Paul Lange is a highly acclaimed New York City photographer whose work has graced the pages of prestigious publications such as The New York Times, Vogue, Mademoiselle, and Glamour. He specializes in editorial and celebrity portraits and is currently dipping his toes into the vast ocean of fine art photography. “Big Blooms” is but one of the four series that compose his “Fifty Acres” project. The project took eight years and thousands of photos to complete. It’s a catalogue of all the flora and fauna living on a farm owned by his close friend and renowned New York florist Zezé. Paul is currently based in Chatham, New York where he lives with his wife/business partner/creative partner Jennifer.
A mandala is a spiritual and ritual symbol in Hinduism and Buddhism representing the universe. Kathy Klein is an Arizona-based artist who loves creating flower mandalas in the great outdoors. She calls the pieces ‘danmalas’ which means ‘the giver of garlands’ in Sanskrit. Her ephemeral installations are photographed and then left to be discovered by others. Her creative process involves getting into a meditative state and then gathering flowers and other natural objects while waiting for inspiration to strike. Her danmalas are reflections which points towards life’s abundance and reminds us all to listen to the unheard voice of nature.
Caleb Charland has turned the concept behind a high school science project into a piece of art. In his brilliant series “Back To Light” he drew inspiration from the classic grade school science project, the potato battery. A current is created when a galvanized iron nail is inserted into one side of the potato is connected to a piece of copper inserted in the other side. This time, instead of potatoes, he used fruits, mostly citruses, and even a few jars of what seems to be apple cider. He said: ” The utter simplicity of this electrical phenomenon is endlessly fascinating for me . . . My hope is that these photographs function as micro utopias by suggesting and illustrating the endless possibilities of alternative and sustainable energy production. The cycle that begins with the light of our closest star implanting organic materials with nutrients and energy, is re-routed in these images, Back to Light, illuminating earth once again.”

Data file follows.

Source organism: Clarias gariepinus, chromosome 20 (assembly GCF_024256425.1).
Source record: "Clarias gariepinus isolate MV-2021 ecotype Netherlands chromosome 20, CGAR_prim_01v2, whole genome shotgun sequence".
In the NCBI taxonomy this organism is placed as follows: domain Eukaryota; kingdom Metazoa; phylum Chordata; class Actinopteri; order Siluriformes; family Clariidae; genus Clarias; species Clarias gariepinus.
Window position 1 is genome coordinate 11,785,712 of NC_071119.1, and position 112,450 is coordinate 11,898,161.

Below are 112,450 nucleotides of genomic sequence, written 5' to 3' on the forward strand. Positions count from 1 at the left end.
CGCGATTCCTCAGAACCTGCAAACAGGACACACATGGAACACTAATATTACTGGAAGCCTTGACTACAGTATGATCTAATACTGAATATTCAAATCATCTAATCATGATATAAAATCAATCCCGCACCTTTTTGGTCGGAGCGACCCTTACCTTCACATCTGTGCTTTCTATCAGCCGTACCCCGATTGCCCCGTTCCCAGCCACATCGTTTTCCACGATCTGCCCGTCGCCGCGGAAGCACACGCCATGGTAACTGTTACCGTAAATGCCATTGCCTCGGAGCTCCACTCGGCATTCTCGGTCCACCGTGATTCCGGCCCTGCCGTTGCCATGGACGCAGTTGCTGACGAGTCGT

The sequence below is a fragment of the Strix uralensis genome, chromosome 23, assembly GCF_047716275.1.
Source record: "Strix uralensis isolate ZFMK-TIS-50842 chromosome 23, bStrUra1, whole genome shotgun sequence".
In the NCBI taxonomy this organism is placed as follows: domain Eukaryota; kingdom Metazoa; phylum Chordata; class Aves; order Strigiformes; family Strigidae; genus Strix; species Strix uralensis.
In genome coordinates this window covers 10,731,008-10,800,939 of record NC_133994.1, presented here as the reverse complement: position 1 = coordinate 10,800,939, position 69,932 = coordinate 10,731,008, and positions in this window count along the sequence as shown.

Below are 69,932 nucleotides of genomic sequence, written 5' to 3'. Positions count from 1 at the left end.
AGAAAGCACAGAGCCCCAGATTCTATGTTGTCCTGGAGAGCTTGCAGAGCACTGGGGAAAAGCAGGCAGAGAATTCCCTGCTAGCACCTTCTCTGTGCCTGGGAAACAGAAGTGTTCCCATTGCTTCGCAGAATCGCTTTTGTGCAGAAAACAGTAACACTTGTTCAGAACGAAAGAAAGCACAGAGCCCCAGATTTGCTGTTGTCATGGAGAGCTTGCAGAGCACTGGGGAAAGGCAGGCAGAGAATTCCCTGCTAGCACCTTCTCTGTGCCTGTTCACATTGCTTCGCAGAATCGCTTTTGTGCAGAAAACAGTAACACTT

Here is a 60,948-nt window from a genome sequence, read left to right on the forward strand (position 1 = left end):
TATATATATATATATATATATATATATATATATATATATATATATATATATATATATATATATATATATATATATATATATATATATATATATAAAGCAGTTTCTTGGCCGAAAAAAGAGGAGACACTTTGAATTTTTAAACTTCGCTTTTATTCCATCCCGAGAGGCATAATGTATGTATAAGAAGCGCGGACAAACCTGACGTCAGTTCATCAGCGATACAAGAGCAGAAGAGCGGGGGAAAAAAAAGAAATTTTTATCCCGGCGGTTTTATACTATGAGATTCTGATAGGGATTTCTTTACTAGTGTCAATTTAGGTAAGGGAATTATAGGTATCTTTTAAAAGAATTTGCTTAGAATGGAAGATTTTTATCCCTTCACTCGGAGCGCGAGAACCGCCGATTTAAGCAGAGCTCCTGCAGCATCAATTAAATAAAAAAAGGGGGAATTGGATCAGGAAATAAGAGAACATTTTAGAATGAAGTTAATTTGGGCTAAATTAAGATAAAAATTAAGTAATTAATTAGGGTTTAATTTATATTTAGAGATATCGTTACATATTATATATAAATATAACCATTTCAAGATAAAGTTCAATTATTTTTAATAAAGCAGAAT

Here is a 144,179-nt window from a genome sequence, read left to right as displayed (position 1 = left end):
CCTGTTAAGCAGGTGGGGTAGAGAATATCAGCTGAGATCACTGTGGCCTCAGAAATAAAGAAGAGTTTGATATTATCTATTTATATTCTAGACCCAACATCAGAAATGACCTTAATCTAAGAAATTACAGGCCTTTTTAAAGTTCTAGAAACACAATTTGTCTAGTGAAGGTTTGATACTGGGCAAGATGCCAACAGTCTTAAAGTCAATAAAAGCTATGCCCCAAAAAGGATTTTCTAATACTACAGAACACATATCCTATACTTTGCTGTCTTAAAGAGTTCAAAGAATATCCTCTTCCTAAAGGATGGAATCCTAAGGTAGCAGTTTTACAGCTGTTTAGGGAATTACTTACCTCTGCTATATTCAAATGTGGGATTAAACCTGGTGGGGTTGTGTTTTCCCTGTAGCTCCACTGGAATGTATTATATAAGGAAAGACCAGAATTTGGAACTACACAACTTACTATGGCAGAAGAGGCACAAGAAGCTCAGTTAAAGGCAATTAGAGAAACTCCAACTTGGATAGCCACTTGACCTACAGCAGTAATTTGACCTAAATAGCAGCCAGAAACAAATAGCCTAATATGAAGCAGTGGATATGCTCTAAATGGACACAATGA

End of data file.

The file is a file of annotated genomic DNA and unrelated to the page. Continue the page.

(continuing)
At first glance, Eloy Morales’s self-portraits are nothing to be excited about. It’s when you take a closer look at his paintings that you realize that this guy has oodles of talent. Talented Spanish artist Eloy Morales has created an eye-catching series of self portraits with an interesting catch – they’re not photographs, they’re paintings. He’s one of the next-generation of artists who’s taking realism to the next level: photorealism. As a matter of fact, Eloy’s paintings are even better than shots captured by some low-end digital cameras. According to him, his work is a conceptual self-portrait, the paint on his face is a reflection of his complex relationship with paint. It takes Eloy more than a month to paint each extremely detailed self-portrait. He said: “I’m very disciplined, but I need to be alone to develop my work. I’ve got my studio separate from my home so I can concentrate, I need to be alone while painting.”